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Rikuren, Sato and Akaba Discuss World Championships Marathon Goals

translated and edited by Brett Larner

Following the naming of Atsushi Sato (Team Chugoku Denryoku) and Kensuke Takahashi (Team Toyota) to the Berlin World Championships men's marathon team and Yukiko Akaba (Team Hokuren) and Tomo Morimoto (Team Tenmaya) to the women's team on May 7, Rikuren officials and the newly-named athletes themselves discussed their goals. Rikuren director Keisuke Sawaki, 65, said that between the men's and women's team the big picture target for this year's World Championships is "One medal and two other top-eight finishes."

For the first time, the men's and women's marathon alternates will be included as full members of the national team. At the Beijing Olympics Mizuki Noguchi (Team Sysmex) and Satoshi Osaki (Team NTT Nishi Nihon) withdrew with injuries shortly before their races. Rikuren and the JOC had failed to bring along or even officially register their substitutes Tomo Morimoto (Team Tenmaya) and Arata Fujiwara (Team JR Higashi Nihon), so neither was able to take their places. After a period of self-examination Rikuren now seeks to correct these errors by accepting its primary role in taking care not only of the main members of the team but also of the alternates. Sawaki commented, "Well, we had to admit that we have to do some things differently. From now on we want to consider the national marathon teams as having six members, not teams of five plus a substitute." Takahashi and Morimoto will train with the intent to run in Berlin as full members of the team. Rikuren plans to include the alternate members in its overseas training camps for the national marathon team and hopes the new measures will contribute to the rebuilding of Japanese marathoning.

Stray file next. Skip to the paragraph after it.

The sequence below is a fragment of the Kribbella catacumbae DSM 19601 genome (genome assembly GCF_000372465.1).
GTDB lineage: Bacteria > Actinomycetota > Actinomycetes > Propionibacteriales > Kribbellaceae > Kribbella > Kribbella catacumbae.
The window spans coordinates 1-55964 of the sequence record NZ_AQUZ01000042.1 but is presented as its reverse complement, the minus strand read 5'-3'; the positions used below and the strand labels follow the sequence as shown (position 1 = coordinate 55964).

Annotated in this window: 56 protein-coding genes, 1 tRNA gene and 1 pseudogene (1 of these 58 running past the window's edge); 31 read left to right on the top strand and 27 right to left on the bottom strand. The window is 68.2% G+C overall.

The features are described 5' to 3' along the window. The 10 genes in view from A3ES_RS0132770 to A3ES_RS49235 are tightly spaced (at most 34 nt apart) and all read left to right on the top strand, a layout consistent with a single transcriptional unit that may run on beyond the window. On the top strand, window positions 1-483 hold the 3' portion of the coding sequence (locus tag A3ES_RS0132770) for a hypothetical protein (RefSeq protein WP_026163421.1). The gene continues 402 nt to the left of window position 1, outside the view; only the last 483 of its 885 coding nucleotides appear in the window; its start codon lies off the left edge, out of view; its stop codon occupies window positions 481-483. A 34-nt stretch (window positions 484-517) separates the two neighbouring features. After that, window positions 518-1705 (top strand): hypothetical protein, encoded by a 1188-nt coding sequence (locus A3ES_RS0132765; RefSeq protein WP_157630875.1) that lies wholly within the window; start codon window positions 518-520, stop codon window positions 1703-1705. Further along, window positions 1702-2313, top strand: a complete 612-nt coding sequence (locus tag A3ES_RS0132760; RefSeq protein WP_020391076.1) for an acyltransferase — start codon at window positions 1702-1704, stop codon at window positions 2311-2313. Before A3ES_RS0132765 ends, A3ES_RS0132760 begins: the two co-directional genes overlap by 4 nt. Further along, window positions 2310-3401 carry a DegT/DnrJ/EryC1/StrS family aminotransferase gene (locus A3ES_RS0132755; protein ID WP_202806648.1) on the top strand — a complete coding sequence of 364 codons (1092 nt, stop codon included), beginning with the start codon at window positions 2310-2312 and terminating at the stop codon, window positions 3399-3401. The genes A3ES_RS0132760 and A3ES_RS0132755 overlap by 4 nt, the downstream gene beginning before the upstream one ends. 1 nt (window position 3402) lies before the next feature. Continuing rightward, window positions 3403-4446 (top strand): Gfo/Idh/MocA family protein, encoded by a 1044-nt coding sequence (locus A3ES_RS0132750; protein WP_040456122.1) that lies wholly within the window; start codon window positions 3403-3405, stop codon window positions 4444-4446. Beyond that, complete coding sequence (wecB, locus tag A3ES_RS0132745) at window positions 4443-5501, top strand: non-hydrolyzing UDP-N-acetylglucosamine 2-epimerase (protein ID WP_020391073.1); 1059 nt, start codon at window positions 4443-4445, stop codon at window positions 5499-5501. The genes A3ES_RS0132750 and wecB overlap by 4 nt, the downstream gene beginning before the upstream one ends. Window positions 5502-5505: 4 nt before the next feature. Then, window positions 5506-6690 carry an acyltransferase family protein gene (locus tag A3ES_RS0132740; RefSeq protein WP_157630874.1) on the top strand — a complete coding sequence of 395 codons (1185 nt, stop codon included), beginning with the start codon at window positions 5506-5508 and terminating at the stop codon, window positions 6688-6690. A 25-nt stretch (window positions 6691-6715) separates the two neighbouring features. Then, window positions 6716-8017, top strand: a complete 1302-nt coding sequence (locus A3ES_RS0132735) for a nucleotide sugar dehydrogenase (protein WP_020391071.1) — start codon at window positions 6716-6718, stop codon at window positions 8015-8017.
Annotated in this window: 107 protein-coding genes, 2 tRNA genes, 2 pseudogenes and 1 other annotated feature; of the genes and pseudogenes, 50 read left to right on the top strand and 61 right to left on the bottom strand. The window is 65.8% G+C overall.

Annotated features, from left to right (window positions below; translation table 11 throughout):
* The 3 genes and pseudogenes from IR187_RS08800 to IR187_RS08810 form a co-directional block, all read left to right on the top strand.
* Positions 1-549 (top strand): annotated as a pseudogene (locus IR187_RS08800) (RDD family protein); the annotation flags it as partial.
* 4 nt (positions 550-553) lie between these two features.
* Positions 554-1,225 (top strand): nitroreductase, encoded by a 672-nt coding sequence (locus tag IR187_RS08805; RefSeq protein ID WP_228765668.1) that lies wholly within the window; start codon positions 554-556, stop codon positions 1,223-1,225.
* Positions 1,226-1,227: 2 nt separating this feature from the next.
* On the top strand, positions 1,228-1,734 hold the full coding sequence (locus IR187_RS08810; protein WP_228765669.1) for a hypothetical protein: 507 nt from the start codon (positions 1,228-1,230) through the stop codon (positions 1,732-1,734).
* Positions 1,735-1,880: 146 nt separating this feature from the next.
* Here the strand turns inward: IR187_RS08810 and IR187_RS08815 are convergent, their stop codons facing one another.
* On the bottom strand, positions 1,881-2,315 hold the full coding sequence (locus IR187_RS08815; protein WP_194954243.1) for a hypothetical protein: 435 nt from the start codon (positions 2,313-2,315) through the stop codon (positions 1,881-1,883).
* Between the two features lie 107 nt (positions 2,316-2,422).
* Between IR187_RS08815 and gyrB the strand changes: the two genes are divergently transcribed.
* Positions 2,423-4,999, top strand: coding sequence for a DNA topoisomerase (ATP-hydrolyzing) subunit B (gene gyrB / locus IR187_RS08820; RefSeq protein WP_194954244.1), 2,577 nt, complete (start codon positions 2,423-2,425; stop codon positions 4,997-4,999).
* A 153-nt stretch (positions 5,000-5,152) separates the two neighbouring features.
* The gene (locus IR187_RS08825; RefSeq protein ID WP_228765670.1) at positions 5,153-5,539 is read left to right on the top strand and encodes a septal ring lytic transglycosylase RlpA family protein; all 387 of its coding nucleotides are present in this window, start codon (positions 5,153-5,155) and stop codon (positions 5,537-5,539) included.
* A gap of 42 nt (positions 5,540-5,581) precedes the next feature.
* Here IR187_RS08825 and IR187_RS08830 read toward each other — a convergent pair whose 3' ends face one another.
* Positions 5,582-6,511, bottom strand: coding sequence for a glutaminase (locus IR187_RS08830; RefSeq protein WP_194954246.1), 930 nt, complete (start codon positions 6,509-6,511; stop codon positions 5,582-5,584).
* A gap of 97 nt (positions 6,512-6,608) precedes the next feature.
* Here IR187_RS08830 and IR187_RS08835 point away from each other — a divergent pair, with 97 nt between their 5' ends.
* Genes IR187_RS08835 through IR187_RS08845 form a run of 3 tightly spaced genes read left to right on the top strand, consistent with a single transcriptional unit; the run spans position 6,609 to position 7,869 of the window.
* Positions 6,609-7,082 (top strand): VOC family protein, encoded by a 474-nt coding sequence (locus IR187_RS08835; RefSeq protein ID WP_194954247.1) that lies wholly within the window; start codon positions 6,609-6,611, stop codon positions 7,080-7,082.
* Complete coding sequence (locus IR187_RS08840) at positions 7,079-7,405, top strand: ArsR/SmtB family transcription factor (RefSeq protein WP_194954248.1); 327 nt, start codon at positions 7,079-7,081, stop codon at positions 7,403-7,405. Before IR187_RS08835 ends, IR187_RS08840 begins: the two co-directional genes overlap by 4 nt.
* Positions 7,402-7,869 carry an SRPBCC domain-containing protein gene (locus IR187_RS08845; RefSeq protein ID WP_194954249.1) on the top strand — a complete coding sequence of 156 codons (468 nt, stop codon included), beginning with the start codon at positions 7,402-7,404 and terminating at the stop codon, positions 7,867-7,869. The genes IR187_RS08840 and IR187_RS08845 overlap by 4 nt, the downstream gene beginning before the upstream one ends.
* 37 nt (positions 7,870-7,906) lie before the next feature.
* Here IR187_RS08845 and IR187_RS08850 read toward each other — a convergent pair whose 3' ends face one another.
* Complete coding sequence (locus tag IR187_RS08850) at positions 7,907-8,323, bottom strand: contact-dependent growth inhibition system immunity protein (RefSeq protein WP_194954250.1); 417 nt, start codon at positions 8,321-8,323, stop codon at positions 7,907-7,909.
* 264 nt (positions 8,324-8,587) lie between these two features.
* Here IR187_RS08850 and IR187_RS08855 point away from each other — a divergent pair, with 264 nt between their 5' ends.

At last month's London Marathon Sato stuck to the script, handily reaching his goal of a sub-2:10 to qualify for Berlin. He views the World Championships as a step toward the 2012 London Olympics, modestly saying, "I am targeting a top-eight finish at the World Championships."

Running only her second marathon, Akaba is more outspoken in her ambition. From her own mouth come the words, "I'm very, very happy. If I get a medal I'll be even happier." Akaba is now the first mother to be named to a Japanese national team in the marathon. Her daughter Yuna, who turns three in August, has been a special source of motivation. "Yuna learned how to say 'silver medal' somewhere, but I keep telling her, 'Gold is better, you know.'* I've gotten this far through support from her and from my family, and paying back what I owe them is what gives me my drive." Akaba also revealed an additional target, the greatest of the world's mama-san runners: "I'll be going after the defending champ, Ndereba."

Prior to the announcement of her securing the last place on the team, Akaba had considered the alternative of running on the track if she was not picked. But, she says, "I really, really wanted to run the marathon. All of my training has been geared to getting ready for the marathon." Sawaki was very positive about Akaba's prospects, commenting, "Akaba has plenty of room for development and improvement and she is in her prime." Akaba agreed, saying, "There are a lot of runners overseas still going strong in their 30's. I can too." One way or another, Akaba is sure to show her daughter that her mom is tough.

*Translator's note: The Japanese words for silver and gold, 'gin' and 'kin,' sound very similar.


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